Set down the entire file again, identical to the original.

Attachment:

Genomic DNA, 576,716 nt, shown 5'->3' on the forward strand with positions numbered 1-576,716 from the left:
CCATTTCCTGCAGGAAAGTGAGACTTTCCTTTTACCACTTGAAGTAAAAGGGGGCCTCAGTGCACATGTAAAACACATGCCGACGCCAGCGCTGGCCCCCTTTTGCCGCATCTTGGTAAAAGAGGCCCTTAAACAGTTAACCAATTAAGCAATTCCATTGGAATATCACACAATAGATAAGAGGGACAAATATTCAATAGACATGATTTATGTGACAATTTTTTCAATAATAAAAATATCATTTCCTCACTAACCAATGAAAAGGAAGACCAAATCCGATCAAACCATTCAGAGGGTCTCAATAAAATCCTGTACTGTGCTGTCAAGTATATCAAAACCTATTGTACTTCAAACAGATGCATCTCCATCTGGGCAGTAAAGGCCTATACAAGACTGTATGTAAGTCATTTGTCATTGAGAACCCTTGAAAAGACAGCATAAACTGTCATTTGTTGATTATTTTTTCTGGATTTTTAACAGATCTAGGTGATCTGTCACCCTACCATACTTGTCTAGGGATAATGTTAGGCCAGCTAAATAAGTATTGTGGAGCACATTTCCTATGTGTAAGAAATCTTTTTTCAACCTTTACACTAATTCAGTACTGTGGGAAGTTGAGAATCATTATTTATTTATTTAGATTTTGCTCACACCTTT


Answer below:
Genomic DNA, 576,716 nt, shown 5'->3' on the forward strand with positions numbered 1-576,716 from the left:
CCATTTCCTGCAGGAAAGTGAGACTTTCCTTTTACCACTTGAAGTAAAAGGGGGCCTCAGTGCACATGTAAAACACATGCCGACGCCAGCGCTGGCCCCCTTTTGCCGCATCTTGGTAAAAGAGGCCCTTAAACAGTTAACCAATTAAGCAATTCCATTGGAATATCACACAATAGATAAGAGGGACAAATATTCAATAGACATGATTTATGTGACAATTTTTTCAATAATAAAAATATCATTTCCTCACTAACCAATGAAAAGGAAGACCAAATCCGATCAAACCATTCAGAGGGTCTCAATAAAATCCTGTACTGTGCTGTCAAGTATATCAAAACCTATTGTACTTCAAACAGATGCATCTCCATCTGGGCAGTAAAGGCCTATACAAGACTGTATGTAAGTCATTTGTCATTGAGAACCCTTGAAAAGACAGCATAAACTGTCATTTGTTGATTATTTTTTCTGGATTTTTAACAGATCTAGGTGATCTGTCACCCTACCATACTTGTCTAGGGATAATGTTAGGCCAGCTAAATAAGTATTGTGGAGCACATTTCCTATGTGTAAGAAATCTTTTTTCAACCTTTACACTAATTCAGTACTGTGGGAAGTTGAGAATCATTATTTATTTATTTAGATTTTGCTCACACCTTT